The rise of multiculturalism in the American polity extends beyond the sacrosanct black-white split. Story of the Stone, a handsome albeit vacuous book, appears expressly designed to capitalize on an Asian-American audience caught between the realities of the New World and a faux nostalgia for the old country, a couple of generations removed.
Stone is a photographic interpretation of the classic Chinese novel by Cao Xueqin, The Dream of the Red Chamber. Not all of the novel, mind you, only the first two chapters of some 120 — a prologue in which the wild behavior of an aristocratic young gent, Bao-yu, is tamed by the 12 women who come to be the center of his life. Nascent machismo is no match, it would seem, for love and nagging.
Not surprisingly, we get a lot of lovely, soft shots of incense burning, flower blossoms, Buddhas, calligraphy pens set on stones and stoic young ladies staring off into misty space. If the young lasses were topless, one might suspect that roguish shutterbug David Hamilton was behind the camera. Artfully sprinkled around the images are snatches of the text, a strategy that transforms the verse into abstraction.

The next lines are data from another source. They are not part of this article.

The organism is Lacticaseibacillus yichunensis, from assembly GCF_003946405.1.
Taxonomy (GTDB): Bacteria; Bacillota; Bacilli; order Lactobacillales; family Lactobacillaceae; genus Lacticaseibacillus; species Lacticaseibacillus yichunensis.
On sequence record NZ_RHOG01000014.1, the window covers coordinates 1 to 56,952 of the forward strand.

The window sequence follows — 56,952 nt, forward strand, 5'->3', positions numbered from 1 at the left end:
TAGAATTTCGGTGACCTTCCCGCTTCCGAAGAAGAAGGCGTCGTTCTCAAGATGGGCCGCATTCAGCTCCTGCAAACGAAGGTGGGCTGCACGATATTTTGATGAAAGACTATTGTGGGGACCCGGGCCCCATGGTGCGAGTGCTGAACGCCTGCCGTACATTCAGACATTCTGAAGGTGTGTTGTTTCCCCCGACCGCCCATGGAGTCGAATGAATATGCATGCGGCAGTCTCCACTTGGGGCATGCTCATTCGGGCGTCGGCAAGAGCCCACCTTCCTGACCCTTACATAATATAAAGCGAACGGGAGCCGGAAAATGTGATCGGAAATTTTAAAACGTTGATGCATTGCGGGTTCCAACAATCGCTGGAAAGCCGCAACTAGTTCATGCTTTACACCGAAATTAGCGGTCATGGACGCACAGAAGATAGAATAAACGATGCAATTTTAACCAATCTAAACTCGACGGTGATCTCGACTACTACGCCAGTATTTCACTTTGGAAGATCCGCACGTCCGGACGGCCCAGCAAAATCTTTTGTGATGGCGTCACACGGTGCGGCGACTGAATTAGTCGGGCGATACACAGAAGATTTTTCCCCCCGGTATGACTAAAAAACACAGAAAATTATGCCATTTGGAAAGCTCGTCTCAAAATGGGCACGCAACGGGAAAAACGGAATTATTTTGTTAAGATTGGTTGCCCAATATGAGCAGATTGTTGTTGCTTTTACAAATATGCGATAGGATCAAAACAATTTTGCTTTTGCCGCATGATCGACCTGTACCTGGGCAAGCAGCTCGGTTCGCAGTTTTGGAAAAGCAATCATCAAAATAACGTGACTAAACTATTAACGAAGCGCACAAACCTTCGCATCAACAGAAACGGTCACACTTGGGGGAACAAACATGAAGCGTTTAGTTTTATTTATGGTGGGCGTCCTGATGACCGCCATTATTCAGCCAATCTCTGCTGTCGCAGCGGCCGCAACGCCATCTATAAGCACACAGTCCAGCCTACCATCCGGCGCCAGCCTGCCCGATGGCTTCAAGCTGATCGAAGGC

Photographer Linda Ching contends that her objective is to bring the text to life in a way that has escaped English translators. Try as they might, the white devils don’t have it in them to get "inside" the story. Perhaps so, but what Ching herself accomplishes, inadvertently or not, is to turn a spare, simple allegory about dynastic collapse into a picture book of exoticism that is as precious as it is bogus. You can practically smell the scent of potpourri wafting from the pages. Legions of coffee tables await.
Here is the China that dreams are made of — pre-Malraux, pre-Mao, pre-Ronald McDonald. A China without cell phones, cognac or ugly metropolises teeming with skittish hordes on the move toward the new millennium. The political dimension of the original text, bound up in history, is nowhere to be found.
What a strange bird nostalgia can be. It works on the annihilation of history at the same time that it fetishizes it — the search for that perfect moment or period that resonates with the best of the past or, rather, how we would like to have the past seem to us now.
Imagine, then, if Ching had presented us with pictures of modern-day China accompanied by the whole text. Imagine how powerful the ironic interplay would be between the poetry of the words and the feral gracelessness of the 21st century imposing itself upon a country not yet finished dealing with the previous two or three centuries.
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